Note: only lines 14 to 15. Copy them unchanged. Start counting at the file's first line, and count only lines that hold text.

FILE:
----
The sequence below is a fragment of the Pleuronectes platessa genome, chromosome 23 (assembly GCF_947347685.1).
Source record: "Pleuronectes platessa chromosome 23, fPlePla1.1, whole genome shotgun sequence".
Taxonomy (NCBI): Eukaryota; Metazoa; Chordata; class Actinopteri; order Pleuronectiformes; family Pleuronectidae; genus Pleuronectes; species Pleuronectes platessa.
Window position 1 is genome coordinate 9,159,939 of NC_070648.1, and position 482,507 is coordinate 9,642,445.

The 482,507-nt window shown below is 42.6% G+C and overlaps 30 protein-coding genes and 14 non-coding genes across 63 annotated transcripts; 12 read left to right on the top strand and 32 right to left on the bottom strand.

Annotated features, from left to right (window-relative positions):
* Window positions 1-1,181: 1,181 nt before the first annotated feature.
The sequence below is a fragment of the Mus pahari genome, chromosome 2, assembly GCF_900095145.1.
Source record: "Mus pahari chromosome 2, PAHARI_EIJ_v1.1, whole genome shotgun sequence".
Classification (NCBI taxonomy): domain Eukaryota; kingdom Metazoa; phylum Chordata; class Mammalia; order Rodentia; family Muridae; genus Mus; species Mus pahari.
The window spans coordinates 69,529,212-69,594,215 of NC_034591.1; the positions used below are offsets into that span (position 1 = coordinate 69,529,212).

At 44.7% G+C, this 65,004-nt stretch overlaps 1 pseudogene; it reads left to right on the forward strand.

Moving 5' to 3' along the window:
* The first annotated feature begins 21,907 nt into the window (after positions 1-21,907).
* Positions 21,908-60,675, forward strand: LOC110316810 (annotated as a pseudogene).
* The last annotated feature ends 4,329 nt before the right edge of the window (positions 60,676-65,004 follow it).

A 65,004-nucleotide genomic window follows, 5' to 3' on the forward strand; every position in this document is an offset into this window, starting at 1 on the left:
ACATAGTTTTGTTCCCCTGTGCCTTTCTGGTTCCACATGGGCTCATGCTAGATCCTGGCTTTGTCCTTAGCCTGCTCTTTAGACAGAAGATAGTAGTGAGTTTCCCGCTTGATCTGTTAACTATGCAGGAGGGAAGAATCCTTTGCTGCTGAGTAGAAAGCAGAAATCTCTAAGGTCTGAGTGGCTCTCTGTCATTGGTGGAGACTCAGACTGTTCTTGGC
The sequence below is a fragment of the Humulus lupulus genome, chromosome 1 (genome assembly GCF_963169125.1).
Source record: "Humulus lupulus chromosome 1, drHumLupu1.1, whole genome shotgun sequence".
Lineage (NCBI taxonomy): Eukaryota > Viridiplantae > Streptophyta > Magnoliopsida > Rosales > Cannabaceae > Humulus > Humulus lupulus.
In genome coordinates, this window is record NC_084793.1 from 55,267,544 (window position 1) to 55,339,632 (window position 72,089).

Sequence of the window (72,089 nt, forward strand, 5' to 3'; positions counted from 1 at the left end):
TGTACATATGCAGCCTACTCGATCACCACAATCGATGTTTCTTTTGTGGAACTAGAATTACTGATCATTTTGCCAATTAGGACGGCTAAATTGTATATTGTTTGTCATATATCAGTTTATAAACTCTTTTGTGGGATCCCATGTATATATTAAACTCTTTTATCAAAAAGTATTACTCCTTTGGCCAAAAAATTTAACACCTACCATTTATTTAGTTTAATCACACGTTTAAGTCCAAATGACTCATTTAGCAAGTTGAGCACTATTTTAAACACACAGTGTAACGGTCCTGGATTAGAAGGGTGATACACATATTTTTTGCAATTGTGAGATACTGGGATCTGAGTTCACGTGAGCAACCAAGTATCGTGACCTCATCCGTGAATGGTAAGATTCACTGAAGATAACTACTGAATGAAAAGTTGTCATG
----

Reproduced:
* The first annotated feature begins 21,907 nt into the window (after positions 1-21,907).
* Positions 21,908-60,675, forward strand: LOC110316810 (annotated as a pseudogene).